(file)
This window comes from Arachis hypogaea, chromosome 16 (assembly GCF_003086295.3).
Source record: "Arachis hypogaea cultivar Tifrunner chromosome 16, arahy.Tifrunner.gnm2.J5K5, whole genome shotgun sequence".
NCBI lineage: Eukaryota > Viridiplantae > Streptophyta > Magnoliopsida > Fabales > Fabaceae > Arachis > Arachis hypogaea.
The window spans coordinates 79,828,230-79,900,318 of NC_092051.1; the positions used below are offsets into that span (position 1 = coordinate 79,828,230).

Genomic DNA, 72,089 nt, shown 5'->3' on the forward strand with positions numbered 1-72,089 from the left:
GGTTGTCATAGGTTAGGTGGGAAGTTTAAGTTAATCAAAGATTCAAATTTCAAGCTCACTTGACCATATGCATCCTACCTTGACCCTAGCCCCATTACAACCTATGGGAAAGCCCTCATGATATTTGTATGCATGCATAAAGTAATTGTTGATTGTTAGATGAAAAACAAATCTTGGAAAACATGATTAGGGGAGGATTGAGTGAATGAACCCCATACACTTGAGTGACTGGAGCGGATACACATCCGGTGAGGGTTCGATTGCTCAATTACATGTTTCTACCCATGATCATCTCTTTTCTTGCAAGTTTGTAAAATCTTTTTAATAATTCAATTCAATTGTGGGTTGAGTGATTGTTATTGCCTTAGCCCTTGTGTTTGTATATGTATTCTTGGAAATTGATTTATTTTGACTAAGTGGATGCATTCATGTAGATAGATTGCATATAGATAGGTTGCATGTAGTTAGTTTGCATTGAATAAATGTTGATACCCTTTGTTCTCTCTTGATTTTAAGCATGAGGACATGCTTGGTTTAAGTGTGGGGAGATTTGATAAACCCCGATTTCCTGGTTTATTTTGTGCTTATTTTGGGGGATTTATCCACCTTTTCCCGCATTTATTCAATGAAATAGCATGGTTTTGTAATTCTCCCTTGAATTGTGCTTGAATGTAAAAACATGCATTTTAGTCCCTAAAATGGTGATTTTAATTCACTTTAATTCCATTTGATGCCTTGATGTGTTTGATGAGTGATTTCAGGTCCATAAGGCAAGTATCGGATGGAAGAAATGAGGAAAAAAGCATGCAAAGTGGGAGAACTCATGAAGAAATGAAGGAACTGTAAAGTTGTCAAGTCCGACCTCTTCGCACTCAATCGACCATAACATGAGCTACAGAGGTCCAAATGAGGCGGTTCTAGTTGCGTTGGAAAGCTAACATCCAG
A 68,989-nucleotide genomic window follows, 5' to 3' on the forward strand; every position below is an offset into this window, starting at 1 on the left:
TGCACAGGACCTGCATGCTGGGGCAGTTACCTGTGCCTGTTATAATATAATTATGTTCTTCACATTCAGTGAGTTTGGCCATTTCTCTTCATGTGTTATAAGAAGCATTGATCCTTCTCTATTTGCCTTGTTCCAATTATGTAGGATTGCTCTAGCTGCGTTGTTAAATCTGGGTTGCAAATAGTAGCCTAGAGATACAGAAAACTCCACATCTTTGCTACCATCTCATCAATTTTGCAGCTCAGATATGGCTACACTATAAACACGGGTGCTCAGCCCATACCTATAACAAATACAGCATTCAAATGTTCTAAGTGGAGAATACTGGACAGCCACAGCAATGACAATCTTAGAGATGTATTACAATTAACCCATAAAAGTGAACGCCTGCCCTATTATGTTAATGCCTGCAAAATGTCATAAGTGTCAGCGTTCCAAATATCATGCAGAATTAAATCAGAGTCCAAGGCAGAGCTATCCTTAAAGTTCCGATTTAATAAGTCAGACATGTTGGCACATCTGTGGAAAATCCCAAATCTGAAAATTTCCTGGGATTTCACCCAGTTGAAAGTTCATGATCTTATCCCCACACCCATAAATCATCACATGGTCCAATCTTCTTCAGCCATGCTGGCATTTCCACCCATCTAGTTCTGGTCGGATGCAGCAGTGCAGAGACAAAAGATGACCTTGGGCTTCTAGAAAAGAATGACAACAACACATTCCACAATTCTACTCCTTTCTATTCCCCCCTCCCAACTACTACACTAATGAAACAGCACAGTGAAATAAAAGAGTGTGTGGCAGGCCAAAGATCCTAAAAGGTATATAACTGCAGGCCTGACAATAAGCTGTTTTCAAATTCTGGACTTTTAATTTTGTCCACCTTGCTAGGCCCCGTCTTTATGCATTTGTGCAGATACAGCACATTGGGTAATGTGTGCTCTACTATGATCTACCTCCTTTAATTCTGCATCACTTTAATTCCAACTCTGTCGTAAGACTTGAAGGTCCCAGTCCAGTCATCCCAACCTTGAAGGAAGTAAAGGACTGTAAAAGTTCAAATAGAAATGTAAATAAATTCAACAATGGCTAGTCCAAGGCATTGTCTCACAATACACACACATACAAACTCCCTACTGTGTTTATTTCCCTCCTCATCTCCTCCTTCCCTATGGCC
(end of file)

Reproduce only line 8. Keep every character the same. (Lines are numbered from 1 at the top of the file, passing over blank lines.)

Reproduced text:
TGCACAGGACCTGCATGCTGGGGCAGTTACCTGTGCCTGTTATAATATAATTATGTTCTTCACATTCAGTGAGTTTGGCCATTTCTCTTCATGTGTTATAAGAAGCATTGATCCTTCTCTATTTGCCTTGTTCCAATTATGTAGGATTGCTCTAGCTGCGTTGTTAAATCTGGGTTGCAAATAGTAGCCTAGAGATACAGAAAACTCCACATCTTTGCTACCATCTCATCAATTTTGCAGCTCAGATATGGCTACACTATAAACACGGGTGCTCAGCCCATACCTATAACAAATACAGCATTCAAATGTTCTAAGTGGAGAATACTGGACAGCCACAGCAATGACAATCTTAGAGATGTATTACAATTAACCCATAAAAGTGAACGCCTGCCCTATTATGTTAATGCCTGCAAAATGTCATAAGTGTCAGCGTTCCAAATATCATGCAGAATTAAATCAGAGTCCAAGGCAGAGCTATCCTTAAAGTTCCGATTTAATAAGTCAGACATGTTGGCACATCTGTGGAAAATCCCAAATCTGAAAATTTCCTGGGATTTCACCCAGTTGAAAGTTCATGATCTTATCCCCACACCCATAAATCATCACATGGTCCAATCTTCTTCAGCCATGCTGGCATTTCCACCCATCTAGTTCTGGTCGGATGCAGCAGTGCAGAGACAAAAGATGACCTTGGGCTTCTAGAAAAGAATGACAACAACACATTCCACAATTCTACTCCTTTCTATTCCCCCCTCCCAACTACTACACTAATGAAACAGCACAGTGAAATAAAAGAGTGTGTGGCAGGCCAAAGATCCTAAAAGGTATATAACTGCAGGCCTGACAATAAGCTGTTTTCAAATTCTGGACTTTTAATTTTGTCCACCTTGCTAGGCCCCGTCTTTATGCATTTGTGCAGATACAGCACATTGGGTAATGTGTGCTCTACTATGATCTACCTCCTTTAATTCTGCATCACTTTAATTCCAACTCTGTCGTAAGACTTGAAGGTCCCAGTCCAGTCATCCCAACCTTGAAGGAAGTAAAGGACTGTAAAAGTTCAAATAGAAATGTAAATAAATTCAACAATGGCTAGTCCAAGGCATTGTCTCACAATACACACACATACAAACTCCCTACTGTGTTTATTTCCCTCCTCATCTCCTCCTTCCCTATGGCC